Michael Prescott brings us his recommendations of the seven best films from the first half of 2013, proving that blockbusters aren’t the only option.
2013 might feel like a year crammed full of dull blockbusters, but my mid-point review aims to find truth in just the opposite. Even ignoring the bad ones and discounting the Oscar contenders from January and February, the likes of Star Trek Into Darkness, The Great Gatsby and Cloud Atlas in particular have all been worthwhile. Flawed for sure, but interesting and ambitious nonetheless, and that’s what counts.
On top of this, the likes of The Bling Ring, Spring Breakers, Side Effects, Side by Side, Stories We Tell, The World’s End, Compliance and Stoker have also provided something unique, entertaining and provoking. And the magnificent seven below cover a variety of genres, styles and types of film, including an animation, a couple of documentaries, a sequel, an epic drama and a TV movie.
And so, with no further ado, here’s just a slice of the year’s triumphs from January through to July:
Somewhat of a surprise perhaps – considering that it was limited to a HBO special in America – but not for anyone who knows how talented and versatile Steven Soderbergh is. It certainly doesn’t lack cinematic qualities, either in the visuals or the narrative, but perhaps it’s just a little too gay for much of the USA. Matt Damon once again excels playing a ‘softer’ character (a la Good Will Hunting and The Talented Mr Ripley) whilst Michael Douglas is superb as Liberace. Behind the Candelabra, reviewed by Vada two months ago, is fabulous, feisty and even features Rob Lowe looking hysterical as a fucked-up plastic surgeon. Seriously, what more could you want?
The first of two rather brilliant documentaries to be mentioned comes from Alex Gibney (Enron: The Smartest Guys in the Room and Taxi to the Dark Side). This is the chronicling of Julian Assange’s rise and fall, including the foundation of WikiLeaks itself and the infamous episode involving Bradley Manning. Even without any new Assange interviews, this is a fascinating insight into a great many things including his rockstar profile, the digital age mixing with politics, the troubles and tribulations of sexuality and security, and a whole lot more. And with the recent Edward Snowden case, it couldn’t be any more relevant or worthy of attention if it tried.
It’s a joy, an absolute joy. If your kids don’t like this then disown them. Or just forget about them for a second; it’s not really for them, after all. Even though they should love the colourful palette, energetic storyline and warm characters, at least be content with the unarguable fact that you absolutely will. You couldn’t do otherwise, because it’s a retro-filled fun-fest, and is honestly the best animation since Toy Story 3. It’s like having your childhood projected onto a screen.
Mark Kermode did his own top-five last week, with Good Vibrations coming in at 1. The biopic tells the tale of Terri Hooley and his record store which puts punk rock on the map in Northern Ireland, with the backdrop of civil war adding an extra kick. Despite this heavy theme lurking throughout, it’s an absolute blast in terms of comedy and laughs, with Richard Dormer (Hooley) evoking Robin Williams at his prime in look, sound and all-round mannerisms. Good Vibrations is what every feel-good film aspires to be.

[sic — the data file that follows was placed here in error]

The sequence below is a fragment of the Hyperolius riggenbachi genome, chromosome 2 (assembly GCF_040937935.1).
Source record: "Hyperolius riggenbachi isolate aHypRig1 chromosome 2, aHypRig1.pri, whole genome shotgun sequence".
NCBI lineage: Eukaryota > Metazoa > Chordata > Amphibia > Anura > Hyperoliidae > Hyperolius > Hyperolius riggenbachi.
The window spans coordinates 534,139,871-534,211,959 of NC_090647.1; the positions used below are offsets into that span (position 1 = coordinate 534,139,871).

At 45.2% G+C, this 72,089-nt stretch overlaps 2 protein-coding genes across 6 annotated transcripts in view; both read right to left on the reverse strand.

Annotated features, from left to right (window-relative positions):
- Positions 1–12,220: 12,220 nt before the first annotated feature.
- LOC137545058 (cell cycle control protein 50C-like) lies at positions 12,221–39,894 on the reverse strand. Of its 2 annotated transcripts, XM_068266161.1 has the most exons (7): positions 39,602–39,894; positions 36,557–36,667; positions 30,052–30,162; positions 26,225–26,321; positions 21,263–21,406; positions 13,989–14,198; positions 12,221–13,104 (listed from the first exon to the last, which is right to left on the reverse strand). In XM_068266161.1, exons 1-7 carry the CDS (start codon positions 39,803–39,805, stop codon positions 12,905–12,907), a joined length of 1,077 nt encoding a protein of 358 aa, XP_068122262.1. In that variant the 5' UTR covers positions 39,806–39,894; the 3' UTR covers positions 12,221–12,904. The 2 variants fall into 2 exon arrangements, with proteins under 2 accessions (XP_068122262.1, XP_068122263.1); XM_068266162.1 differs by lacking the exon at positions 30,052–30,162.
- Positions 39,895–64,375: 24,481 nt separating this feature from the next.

The Cianfrance-Gosling connection was mentioned on Vada last week, and for good reason too. The duo reunited this year after working on Blue Valentine together, and they didn’t disappoint in either outing. It’s an utterly different film from the last, covering an epic scale which confused and surprised many. Whilst it’s presented as episodic, the entire point is that it’s not really – everything is linked. There’s a whole host of other interesting themes in there too, and to say that it gets weaker as it goes on – despite Gosling’s early dazzling form – is to oversimplify things. This will get better each time you watch it, as Carl Eden remarked upon reviewing it back in April.
Richard Linklater’s stunning Before trilogy is a genuine contender for the best [cinematic] threesome of all time, after the addition of melancholy Midnight. Following 1995’s Before Sunrise and 2004’s Before Sunset, the director and starring duo of Ethan Hawke and Julie Delpy waited another nine years before resurrecting this epic indie love story. Their foray into the unexpected world of marriage and sensibility, family life and practicalities leave them a long way from their romantic beginnings of existential questions and European adventures. It’s all too worryingly real, but that’s precisely wherein the beauty lies.
But the real surprise of 2013 so far is Fire in the Blood which had an extremely limited release, playing as just a one-off screening in many cities across the UK. I saw it at the start of the year, and was astounded, believing it would take a minor miracle for a better documentary to turn up in 2013. Despite catching some great offerings at Doc/Fest in Sheffield, it remains true to say that I haven’t. The exploration of the extraordinary lengths pharmaceutical companies in the western world will go to promote profit over health is a necessary one, despite how disturbing it is.
I am, however, yet to see the supposedly extraordinary The Act of Killing, nor Blackfish either, and so it will be interesting to see whether these documentaries (or any fiction film) can knock it off 1 spot by the end of the year. Regardless, you absolutely need to see this film… (and the other six too).